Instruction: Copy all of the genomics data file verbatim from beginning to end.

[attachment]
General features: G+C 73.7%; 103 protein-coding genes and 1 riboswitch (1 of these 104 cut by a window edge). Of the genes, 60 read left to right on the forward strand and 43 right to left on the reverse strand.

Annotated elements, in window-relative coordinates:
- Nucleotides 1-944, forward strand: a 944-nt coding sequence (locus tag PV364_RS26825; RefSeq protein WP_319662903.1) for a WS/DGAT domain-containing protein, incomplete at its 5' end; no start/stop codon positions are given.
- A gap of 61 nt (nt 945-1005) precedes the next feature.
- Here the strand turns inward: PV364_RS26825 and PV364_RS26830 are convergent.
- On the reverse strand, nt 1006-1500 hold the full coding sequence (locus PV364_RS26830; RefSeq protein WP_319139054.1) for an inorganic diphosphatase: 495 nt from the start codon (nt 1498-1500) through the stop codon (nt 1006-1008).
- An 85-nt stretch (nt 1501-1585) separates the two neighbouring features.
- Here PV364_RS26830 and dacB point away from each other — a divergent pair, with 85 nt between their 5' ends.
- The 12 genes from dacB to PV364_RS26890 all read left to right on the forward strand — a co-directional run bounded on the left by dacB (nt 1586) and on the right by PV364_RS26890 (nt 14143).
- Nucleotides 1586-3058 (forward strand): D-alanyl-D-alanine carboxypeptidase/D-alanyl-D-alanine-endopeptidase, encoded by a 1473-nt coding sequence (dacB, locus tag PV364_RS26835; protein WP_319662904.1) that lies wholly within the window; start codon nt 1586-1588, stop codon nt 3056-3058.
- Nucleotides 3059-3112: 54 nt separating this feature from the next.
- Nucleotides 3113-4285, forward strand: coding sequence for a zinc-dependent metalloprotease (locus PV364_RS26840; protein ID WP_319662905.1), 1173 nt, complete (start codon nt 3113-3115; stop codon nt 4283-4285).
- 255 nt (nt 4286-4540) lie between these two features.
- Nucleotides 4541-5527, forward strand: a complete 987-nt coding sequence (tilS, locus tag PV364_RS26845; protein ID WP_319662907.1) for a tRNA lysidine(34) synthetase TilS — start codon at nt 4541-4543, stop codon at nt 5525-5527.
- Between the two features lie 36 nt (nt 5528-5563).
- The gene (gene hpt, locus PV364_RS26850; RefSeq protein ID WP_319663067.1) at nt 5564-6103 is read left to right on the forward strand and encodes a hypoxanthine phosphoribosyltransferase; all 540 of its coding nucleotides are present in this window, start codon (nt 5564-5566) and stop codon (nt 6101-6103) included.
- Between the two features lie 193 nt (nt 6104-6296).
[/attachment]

General features: G+C 73.7%; 103 protein-coding genes and 1 riboswitch (1 of these 104 cut by a window edge). Of the genes, 60 read left to right on the forward strand and 43 right to left on the reverse strand.

Annotated elements, in window-relative coordinates:
- Nucleotides 1-944, forward strand: a 944-nt coding sequence (locus tag PV364_RS26825; RefSeq protein WP_319662903.1) for a WS/DGAT domain-containing protein, incomplete at its 5' end; no start/stop codon positions are given.
- A gap of 61 nt (nt 945-1005) precedes the next feature.
- Here the strand turns inward: PV364_RS26825 and PV364_RS26830 are convergent.
- On the reverse strand, nt 1006-1500 hold the full coding sequence (locus PV364_RS26830; RefSeq protein WP_319139054.1) for an inorganic diphosphatase: 495 nt from the start codon (nt 1498-1500) through the stop codon (nt 1006-1008).
- An 85-nt stretch (nt 1501-1585) separates the two neighbouring features.
- Here PV364_RS26830 and dacB point away from each other — a divergent pair, with 85 nt between their 5' ends.
- The 12 genes from dacB to PV364_RS26890 all read left to right on the forward strand — a co-directional run bounded on the left by dacB (nt 1586) and on the right by PV364_RS26890 (nt 14143).
- Nucleotides 1586-3058 (forward strand): D-alanyl-D-alanine carboxypeptidase/D-alanyl-D-alanine-endopeptidase, encoded by a 1473-nt coding sequence (dacB, locus tag PV364_RS26835; protein WP_319662904.1) that lies wholly within the window; start codon nt 1586-1588, stop codon nt 3056-3058.
- Nucleotides 3059-3112: 54 nt separating this feature from the next.
- Nucleotides 3113-4285, forward strand: coding sequence for a zinc-dependent metalloprotease (locus PV364_RS26840; protein ID WP_319662905.1), 1173 nt, complete (start codon nt 3113-3115; stop codon nt 4283-4285).
- 255 nt (nt 4286-4540) lie between these two features.
- Nucleotides 4541-5527, forward strand: a complete 987-nt coding sequence (tilS, locus tag PV364_RS26845; protein ID WP_319662907.1) for a tRNA lysidine(34) synthetase TilS — start codon at nt 4541-4543, stop codon at nt 5525-5527.
- Between the two features lie 36 nt (nt 5528-5563).
- The gene (gene hpt, locus PV364_RS26850; RefSeq protein ID WP_319663067.1) at nt 5564-6103 is read left to right on the forward strand and encodes a hypoxanthine phosphoribosyltransferase; all 540 of its coding nucleotides are present in this window, start codon (nt 5564-5566) and stop codon (nt 6101-6103) included.
- Between the two features lie 193 nt (nt 6104-6296).